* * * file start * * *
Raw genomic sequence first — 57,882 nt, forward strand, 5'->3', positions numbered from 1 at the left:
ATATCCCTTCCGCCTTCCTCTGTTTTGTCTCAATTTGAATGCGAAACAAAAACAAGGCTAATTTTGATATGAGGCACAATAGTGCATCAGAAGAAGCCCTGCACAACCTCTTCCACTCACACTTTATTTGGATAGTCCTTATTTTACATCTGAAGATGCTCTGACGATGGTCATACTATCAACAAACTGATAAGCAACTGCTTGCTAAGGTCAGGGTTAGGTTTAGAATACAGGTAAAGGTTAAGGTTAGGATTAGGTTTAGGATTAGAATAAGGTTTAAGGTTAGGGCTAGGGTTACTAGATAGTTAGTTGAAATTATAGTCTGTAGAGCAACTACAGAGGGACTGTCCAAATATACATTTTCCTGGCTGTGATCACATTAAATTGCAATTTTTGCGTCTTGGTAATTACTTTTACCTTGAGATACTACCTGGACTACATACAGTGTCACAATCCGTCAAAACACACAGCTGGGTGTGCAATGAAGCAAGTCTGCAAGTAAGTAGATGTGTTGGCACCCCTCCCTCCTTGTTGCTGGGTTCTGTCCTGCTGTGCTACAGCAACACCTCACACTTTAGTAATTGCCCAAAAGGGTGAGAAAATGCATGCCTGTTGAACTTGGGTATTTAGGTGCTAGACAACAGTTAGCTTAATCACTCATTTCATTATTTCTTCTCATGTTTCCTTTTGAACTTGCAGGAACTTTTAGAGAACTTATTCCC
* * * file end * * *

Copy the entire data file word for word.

Raw genomic sequence first — 57,882 nt, forward strand, 5'->3', positions numbered from 1 at the left:
ATATCCCTTCCGCCTTCCTCTGTTTTGTCTCAATTTGAATGCGAAACAAAAACAAGGCTAATTTTGATATGAGGCACAATAGTGCATCAGAAGAAGCCCTGCACAACCTCTTCCACTCACACTTTATTTGGATAGTCCTTATTTTACATCTGAAGATGCTCTGACGATGGTCATACTATCAACAAACTGATAAGCAACTGCTTGCTAAGGTCAGGGTTAGGTTTAGAATACAGGTAAAGGTTAAGGTTAGGATTAGGTTTAGGATTAGAATAAGGTTTAAGGTTAGGGCTAGGGTTACTAGATAGTTAGTTGAAATTATAGTCTGTAGAGCAACTACAGAGGGACTGTCCAAATATACATTTTCCTGGCTGTGATCACATTAAATTGCAATTTTTGCGTCTTGGTAATTACTTTTACCTTGAGATACTACCTGGACTACATACAGTGTCACAATCCGTCAAAACACACAGCTGGGTGTGCAATGAAGCAAGTCTGCAAGTAAGTAGATGTGTTGGCACCCCTCCCTCCTTGTTGCTGGGTTCTGTCCTGCTGTGCTACAGCAACACCTCACACTTTAGTAATTGCCCAAAAGGGTGAGAAAATGCATGCCTGTTGAACTTGGGTATTTAGGTGCTAGACAACAGTTAGCTTAATCACTCATTTCATTATTTCTTCTCATGTTTCCTTTTGAACTTGCAGGAACTTTTAGAGAACTTATTCCC